Preference Falsification and Patronage
In this paper we develop a model of patronage where the king's subjects exert a decentralized social sanction on the dissidents. We are able to show that depending on the succession rule in case of a revolution, the optimal co-optation strategy of the king differs. When the succeeding king is the strongest revolutionary the actual king adopts the weakest among the potential opponents. When any member of the clientele has a claim on the throne, however, the actual king has two distinct co-optation strategies. He either approaches his most powerful subjects, in which the size of the clientele is relatively modest, but the clients' individual price is relatively high or else he randomly co-opts subjects to contain the bargaining power of his clients. The ambiguity as to the optimal strategy rests in that in this latter scenario the size of the clientele is larger.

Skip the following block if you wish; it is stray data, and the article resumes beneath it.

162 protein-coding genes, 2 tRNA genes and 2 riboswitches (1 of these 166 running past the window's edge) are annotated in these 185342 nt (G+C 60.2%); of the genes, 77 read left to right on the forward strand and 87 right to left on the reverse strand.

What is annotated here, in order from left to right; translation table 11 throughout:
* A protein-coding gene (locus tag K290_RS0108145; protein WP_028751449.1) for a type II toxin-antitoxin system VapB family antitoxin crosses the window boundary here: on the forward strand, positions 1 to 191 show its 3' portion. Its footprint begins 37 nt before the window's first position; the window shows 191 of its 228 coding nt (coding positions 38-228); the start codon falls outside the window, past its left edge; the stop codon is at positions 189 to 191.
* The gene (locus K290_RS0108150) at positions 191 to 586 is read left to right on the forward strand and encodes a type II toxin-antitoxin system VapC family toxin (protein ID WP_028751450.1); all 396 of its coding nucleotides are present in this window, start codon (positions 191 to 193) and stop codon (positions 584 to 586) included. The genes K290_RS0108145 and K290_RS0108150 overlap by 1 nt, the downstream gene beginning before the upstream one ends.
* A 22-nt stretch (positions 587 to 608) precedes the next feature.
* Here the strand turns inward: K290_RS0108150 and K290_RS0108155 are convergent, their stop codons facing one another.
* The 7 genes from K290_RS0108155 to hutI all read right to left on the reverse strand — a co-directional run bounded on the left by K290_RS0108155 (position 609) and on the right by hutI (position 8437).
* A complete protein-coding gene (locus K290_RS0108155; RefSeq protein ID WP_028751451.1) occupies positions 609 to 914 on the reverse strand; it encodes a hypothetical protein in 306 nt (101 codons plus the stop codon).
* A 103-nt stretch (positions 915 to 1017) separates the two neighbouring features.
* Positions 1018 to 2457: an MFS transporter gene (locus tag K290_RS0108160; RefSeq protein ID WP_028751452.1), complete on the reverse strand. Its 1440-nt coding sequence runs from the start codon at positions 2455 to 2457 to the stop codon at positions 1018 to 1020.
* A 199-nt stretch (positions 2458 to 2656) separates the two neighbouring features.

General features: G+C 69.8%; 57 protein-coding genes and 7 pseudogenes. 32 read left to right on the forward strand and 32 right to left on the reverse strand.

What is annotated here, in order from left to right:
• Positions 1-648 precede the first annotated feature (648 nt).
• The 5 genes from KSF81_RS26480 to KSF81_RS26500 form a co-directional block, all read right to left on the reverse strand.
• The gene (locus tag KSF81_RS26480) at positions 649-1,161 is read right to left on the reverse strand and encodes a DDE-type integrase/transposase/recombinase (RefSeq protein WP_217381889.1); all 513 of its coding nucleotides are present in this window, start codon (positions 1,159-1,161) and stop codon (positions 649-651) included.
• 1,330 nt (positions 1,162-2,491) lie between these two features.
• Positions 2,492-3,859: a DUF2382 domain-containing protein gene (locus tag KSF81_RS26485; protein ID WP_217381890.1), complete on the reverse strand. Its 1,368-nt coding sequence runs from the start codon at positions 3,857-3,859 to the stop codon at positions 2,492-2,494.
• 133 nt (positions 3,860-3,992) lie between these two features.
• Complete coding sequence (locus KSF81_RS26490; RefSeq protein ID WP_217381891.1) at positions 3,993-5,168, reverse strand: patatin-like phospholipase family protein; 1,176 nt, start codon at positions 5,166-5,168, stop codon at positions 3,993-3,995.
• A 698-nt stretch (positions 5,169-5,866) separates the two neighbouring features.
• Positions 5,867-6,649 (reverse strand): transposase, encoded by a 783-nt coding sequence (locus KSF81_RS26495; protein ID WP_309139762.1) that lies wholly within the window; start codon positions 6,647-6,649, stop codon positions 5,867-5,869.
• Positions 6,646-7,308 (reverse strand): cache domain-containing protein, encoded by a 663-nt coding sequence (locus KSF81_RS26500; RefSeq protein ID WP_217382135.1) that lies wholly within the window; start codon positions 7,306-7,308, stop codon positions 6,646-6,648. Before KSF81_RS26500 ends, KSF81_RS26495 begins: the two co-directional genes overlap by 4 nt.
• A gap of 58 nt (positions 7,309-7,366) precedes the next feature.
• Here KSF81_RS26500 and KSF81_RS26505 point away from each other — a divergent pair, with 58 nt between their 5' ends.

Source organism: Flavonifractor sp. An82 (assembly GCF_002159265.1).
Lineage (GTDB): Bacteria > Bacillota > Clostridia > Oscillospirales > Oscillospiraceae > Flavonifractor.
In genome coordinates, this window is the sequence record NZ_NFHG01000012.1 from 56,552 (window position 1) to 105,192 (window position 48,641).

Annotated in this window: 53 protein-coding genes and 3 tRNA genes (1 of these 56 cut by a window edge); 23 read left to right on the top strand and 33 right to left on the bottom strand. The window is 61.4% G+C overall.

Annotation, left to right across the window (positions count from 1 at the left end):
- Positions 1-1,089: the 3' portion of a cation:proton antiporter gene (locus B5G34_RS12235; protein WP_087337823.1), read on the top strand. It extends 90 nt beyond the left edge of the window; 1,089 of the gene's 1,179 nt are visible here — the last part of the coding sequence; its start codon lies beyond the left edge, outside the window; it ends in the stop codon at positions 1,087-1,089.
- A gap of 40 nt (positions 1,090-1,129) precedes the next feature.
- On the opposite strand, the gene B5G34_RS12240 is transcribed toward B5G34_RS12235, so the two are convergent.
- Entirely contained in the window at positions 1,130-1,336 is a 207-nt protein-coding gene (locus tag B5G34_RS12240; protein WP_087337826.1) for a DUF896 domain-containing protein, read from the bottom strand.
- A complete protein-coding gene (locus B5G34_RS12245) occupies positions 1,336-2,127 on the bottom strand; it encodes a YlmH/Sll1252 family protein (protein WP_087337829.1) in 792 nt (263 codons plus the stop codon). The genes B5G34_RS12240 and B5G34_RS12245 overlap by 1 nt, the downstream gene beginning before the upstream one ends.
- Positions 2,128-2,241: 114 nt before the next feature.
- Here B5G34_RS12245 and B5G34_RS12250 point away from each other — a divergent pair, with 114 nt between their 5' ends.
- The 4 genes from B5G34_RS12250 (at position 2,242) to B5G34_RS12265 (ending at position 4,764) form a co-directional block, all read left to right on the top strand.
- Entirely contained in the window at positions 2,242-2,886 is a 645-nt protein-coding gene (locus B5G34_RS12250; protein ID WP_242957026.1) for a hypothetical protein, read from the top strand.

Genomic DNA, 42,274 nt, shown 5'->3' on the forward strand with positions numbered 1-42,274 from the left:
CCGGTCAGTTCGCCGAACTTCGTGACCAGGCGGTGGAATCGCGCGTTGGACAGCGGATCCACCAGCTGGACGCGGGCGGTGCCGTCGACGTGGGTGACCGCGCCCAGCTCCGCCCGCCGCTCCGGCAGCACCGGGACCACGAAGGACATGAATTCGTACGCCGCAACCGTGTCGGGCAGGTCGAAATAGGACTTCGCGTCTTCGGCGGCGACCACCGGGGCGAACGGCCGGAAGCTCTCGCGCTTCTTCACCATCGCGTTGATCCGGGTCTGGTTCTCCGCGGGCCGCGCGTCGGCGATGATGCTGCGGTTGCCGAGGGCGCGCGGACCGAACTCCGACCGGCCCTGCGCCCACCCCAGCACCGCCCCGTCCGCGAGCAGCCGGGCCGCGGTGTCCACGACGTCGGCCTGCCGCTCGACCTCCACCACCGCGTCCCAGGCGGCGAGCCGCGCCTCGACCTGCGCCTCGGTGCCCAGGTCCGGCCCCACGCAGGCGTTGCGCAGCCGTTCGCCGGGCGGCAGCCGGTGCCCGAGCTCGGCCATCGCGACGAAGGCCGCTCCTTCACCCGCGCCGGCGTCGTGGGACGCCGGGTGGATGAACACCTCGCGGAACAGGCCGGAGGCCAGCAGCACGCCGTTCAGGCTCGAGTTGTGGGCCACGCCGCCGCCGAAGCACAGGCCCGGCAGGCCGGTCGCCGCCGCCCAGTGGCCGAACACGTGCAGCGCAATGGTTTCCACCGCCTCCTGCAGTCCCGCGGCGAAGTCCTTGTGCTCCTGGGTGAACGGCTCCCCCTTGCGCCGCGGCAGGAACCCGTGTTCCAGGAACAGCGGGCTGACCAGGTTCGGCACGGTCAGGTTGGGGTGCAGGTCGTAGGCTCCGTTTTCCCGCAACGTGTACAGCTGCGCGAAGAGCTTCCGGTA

|Date of creation:||Aug 2008|
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- Platteau, Jean-Philippe & Sekeris, Petros G., 2010.
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- repec:cup:apsrev:v:87:y:1993:i:03:p:567-576_10 is not listed on IDEAS
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- Azam, Jean-Paul, 1995. "How to Pay for the Peace? A Theoretical Framework with References to African Countries," Public Choice, Springer, vol. 83(1-2), pages 173-184, April. Full references (including those not matched with items on IDEAS)
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